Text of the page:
Bullpen Report: September 5, 2017

Kelvin Herrera’s latest hiatus due to forearm issues was a brief one. The Royals’ closer was lifted early last Friday against the Twins with tightness in his lower forearm, but according to the Kansas City Star, he was available again for Tuesday night’s game in Detroit. The Tigers won handily, 13-2, so Herrera wasn’t needed.

Given that Herrera has been lifted twice in the last two weeks with forearm tightness, it is hard to trust that he will be healthy and effective from here on out. In both cases where Herrera had to leave early in the middle of a save opportunity, it was Scott Alexander who was called in to finish the job. On Monday, with Herrera resting, Brandon Maurer started off the ninth inning to protect a four-run lead against the Tigers, but after allowing a Nicholas Castellanos three-run homer with one out and a pair of two-out singles, Alexander had to come to the rescue again. With a Mikie Mahtook force out, Alexander got his third career save, and each one required just a single out.

Since coming to the Royals in July as part of the Trevor Cahill deal, Maurer has had less success in getting hitters to chase pitches out of the zone, which has contributed to a 10.8 percent walk rate and a 7.16 ERA. For now, I’ll keep Maurer in the second spot and Alexander in the third spot in the closer grid, but it wouldn’t take much to flip them. That could wind up being important if Herrera’s forearm issues resurface.

We may not need to fret about Roberto Osuna’s velocity anymore. On Sunday, he averaged 95.1 mph on his four-seam fastball, and on Tuesday, he averaged 94.9 mph. That nudges Osuna closer to his first-half form. He also happened to blow saves in both of these appearances. With Tuesday’s performance during the 19-inning marathon against the Red Sox, in which he allowed two runs on two hits and a walk, Osuna now has a 6.00 ERA over 24 innings since the All-Star break.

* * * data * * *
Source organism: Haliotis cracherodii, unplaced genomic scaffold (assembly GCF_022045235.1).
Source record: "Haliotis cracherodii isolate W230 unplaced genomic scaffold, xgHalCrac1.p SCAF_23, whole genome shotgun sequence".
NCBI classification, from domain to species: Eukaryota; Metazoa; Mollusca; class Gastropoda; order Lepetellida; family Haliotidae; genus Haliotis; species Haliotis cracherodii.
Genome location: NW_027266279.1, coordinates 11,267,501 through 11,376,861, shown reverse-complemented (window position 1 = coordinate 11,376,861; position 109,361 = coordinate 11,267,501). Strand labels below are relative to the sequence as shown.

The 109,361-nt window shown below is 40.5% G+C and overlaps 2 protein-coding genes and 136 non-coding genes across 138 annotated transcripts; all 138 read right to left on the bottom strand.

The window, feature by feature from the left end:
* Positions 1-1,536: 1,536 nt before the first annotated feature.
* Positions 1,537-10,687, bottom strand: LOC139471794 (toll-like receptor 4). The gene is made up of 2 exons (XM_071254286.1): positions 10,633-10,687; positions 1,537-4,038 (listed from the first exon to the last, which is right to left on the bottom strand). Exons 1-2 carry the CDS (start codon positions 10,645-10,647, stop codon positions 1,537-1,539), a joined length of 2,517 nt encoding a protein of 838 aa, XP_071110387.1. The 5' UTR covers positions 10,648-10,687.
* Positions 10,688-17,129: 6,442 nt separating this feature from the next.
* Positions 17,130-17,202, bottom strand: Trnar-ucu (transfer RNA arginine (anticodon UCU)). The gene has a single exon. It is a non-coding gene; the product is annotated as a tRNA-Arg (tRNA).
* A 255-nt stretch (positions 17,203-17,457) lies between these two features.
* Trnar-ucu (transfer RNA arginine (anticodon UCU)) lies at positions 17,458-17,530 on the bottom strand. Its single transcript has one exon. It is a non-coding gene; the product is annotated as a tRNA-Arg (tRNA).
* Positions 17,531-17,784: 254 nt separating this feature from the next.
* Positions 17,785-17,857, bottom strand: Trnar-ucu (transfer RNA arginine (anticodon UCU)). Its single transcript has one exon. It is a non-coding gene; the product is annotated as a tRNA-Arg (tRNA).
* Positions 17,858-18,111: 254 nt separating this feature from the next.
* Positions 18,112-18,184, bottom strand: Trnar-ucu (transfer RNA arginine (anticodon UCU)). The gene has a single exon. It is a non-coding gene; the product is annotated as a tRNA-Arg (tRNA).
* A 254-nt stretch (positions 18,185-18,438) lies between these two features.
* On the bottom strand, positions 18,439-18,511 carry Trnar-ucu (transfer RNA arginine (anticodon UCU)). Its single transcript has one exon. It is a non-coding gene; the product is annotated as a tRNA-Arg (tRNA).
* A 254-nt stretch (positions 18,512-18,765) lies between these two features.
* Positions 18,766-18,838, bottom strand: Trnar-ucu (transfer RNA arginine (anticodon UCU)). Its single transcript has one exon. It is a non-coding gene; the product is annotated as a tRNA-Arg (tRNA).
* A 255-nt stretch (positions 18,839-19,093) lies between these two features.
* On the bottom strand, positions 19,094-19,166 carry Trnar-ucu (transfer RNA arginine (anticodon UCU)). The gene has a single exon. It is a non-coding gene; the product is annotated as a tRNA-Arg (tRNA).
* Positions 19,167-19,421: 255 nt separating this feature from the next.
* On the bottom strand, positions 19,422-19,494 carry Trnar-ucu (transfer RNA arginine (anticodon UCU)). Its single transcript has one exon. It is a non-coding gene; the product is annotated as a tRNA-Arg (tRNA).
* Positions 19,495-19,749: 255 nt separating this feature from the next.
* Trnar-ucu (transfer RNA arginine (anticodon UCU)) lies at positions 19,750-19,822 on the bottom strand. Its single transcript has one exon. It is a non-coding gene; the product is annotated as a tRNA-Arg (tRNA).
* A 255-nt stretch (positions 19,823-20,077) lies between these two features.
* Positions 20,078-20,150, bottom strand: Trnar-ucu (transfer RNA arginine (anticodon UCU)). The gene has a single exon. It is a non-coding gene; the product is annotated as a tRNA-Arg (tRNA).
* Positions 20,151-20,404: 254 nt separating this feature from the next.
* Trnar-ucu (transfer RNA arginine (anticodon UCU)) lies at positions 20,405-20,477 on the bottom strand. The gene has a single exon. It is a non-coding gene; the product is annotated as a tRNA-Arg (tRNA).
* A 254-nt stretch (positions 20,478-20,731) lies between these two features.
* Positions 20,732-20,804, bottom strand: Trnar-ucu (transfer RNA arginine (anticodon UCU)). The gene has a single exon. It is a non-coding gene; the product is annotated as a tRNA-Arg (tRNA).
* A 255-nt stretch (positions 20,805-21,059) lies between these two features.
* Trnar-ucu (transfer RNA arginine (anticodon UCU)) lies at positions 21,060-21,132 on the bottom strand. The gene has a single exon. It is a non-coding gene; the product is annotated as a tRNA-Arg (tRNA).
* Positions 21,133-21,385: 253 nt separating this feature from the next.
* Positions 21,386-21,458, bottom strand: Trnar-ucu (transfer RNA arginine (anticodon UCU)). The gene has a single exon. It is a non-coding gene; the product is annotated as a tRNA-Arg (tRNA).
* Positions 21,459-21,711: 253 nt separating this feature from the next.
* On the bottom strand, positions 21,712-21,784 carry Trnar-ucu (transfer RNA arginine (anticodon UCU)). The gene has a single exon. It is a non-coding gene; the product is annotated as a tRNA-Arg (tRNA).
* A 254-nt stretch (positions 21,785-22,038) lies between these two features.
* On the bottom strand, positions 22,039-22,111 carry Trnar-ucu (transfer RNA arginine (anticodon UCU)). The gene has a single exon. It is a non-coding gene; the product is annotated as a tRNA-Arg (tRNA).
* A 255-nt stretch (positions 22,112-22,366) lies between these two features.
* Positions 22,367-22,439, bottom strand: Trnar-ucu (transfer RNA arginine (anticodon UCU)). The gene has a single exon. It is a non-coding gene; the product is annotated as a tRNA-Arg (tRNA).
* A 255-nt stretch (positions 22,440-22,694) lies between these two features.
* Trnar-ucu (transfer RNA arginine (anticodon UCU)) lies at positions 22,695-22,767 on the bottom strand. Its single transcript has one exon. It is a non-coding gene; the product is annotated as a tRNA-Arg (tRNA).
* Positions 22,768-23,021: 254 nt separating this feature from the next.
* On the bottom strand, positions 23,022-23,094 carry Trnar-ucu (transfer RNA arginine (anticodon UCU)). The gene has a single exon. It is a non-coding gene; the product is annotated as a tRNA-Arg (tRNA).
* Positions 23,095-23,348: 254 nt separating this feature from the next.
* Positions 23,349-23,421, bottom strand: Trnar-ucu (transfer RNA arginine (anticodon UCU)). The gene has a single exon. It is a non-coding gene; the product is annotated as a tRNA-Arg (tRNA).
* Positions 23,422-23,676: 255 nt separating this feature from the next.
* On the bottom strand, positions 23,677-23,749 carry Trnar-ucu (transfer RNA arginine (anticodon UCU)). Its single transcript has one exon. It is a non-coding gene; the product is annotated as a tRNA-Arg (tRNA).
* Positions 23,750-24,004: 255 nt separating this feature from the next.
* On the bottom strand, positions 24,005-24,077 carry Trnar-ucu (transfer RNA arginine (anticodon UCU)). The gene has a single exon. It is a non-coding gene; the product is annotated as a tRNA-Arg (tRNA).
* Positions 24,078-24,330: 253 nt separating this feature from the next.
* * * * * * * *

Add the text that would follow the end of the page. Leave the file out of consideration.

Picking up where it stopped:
His ERA has held steady since the first month of the second half, but during those first 15 post-break innings, there were some hopeful signs. Osuna struck out 21 batters, walked only four and got swinging strikes at an 18 percent rate. Since then, he has struck out eight batters in nine innings (though with only two walks) and compiled a 10 percent swinging strike rate.

If Osuna’s struggles persist, perhaps John Gibbons could make a switch over the final weeks of the season. Ryan Tepera has been Gibbons’ go-to option in setting up for Osuna, but on Tuesday, Dominic Leone handled the eighth-inning duties. Leone has been brilliant in the second half, posting a 2.19 ERA with 31 strikeouts, 5 walks and one home run allowed over 24 2/3 innings. Both he and Tepera are relievers to watch over the coming days, especially if Osuna adds to his major league-leading total of 10 blown saves.

Greg Holland is strengthening his grip on the Rockies’ closer role. On Monday, he pitched a perfect top of the ninth against the Giants, preserving a 3-3 tie and ultimately getting credited with the win. Then on Tuesday, he tossed another perfect frame versus the Giants, this time earning his 37th save. Holland has now thrown four straight perfect innings.

As ineffective as Aroldis Chapman had been in the middle of August, his chances of regaining the Yankees’ closer role seemed remote. They may very well still be, but on Tuesday night, he may have helped his case for a promotion. Pitching the eighth inning with a one-run lead, Chapman set Trey Mancini, Mark Trumbo and Chris Davis down in order. Over his last five appearances, Chapman has allowed only one run over 4 2/3 innings. In his last two outings, he has induced eight swinging strikes out of a total of 29 pitches.

Dellin Betances came in for the save and had trouble finding the strike zone. He managed to retire Welington Castillo and Pedro Alvarez, but then he walked Tim Beckham — he of the 34.1 percent O-Swing rate — on five pitches. Two pitches later, Manny Machado crushed a knuckle curve with an exit velocity of 108 mph (per Statcast) for a game-winning home run. Betances has allowed four runs over his last 3 2/3 innings.